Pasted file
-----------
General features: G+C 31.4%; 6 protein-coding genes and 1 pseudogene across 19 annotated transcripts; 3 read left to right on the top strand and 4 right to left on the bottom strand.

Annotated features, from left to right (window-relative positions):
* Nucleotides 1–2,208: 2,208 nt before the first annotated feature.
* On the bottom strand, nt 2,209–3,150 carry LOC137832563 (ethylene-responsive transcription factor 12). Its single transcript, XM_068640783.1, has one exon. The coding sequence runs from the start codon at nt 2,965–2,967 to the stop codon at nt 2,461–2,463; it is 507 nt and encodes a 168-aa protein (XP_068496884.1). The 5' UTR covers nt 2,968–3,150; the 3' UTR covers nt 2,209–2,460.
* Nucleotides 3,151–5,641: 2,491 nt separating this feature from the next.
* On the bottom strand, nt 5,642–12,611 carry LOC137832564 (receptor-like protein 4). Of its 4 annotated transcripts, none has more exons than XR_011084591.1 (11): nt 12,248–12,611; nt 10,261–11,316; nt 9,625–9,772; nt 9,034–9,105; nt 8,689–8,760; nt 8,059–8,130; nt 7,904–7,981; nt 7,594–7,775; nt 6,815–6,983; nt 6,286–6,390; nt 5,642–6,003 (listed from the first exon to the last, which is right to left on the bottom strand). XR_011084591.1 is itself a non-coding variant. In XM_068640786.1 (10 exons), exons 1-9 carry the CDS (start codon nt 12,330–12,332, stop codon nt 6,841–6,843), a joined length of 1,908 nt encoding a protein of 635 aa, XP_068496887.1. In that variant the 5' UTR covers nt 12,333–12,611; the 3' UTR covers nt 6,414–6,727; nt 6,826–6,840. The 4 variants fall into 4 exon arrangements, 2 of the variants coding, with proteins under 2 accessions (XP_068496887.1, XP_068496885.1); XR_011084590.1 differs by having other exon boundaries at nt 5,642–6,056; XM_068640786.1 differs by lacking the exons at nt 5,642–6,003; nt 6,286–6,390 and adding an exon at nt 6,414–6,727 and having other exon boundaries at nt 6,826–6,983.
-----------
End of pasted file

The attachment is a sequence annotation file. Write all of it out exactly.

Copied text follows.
General features: G+C 31.4%; 6 protein-coding genes and 1 pseudogene across 19 annotated transcripts; 3 read left to right on the top strand and 4 right to left on the bottom strand.

Annotated features, from left to right (window-relative positions):
* Nucleotides 1–2,208: 2,208 nt before the first annotated feature.
* On the bottom strand, nt 2,209–3,150 carry LOC137832563 (ethylene-responsive transcription factor 12). Its single transcript, XM_068640783.1, has one exon. The coding sequence runs from the start codon at nt 2,965–2,967 to the stop codon at nt 2,461–2,463; it is 507 nt and encodes a 168-aa protein (XP_068496884.1). The 5' UTR covers nt 2,968–3,150; the 3' UTR covers nt 2,209–2,460.
* Nucleotides 3,151–5,641: 2,491 nt separating this feature from the next.
* On the bottom strand, nt 5,642–12,611 carry LOC137832564 (receptor-like protein 4). Of its 4 annotated transcripts, none has more exons than XR_011084591.1 (11): nt 12,248–12,611; nt 10,261–11,316; nt 9,625–9,772; nt 9,034–9,105; nt 8,689–8,760; nt 8,059–8,130; nt 7,904–7,981; nt 7,594–7,775; nt 6,815–6,983; nt 6,286–6,390; nt 5,642–6,003 (listed from the first exon to the last, which is right to left on the bottom strand). XR_011084591.1 is itself a non-coding variant. In XM_068640786.1 (10 exons), exons 1-9 carry the CDS (start codon nt 12,330–12,332, stop codon nt 6,841–6,843), a joined length of 1,908 nt encoding a protein of 635 aa, XP_068496887.1. In that variant the 5' UTR covers nt 12,333–12,611; the 3' UTR covers nt 6,414–6,727; nt 6,826–6,840. The 4 variants fall into 4 exon arrangements, 2 of the variants coding, with proteins under 2 accessions (XP_068496887.1, XP_068496885.1); XR_011084590.1 differs by having other exon boundaries at nt 5,642–6,056; XM_068640786.1 differs by lacking the exons at nt 5,642–6,003; nt 6,286–6,390 and adding an exon at nt 6,414–6,727 and having other exon boundaries at nt 6,826–6,983.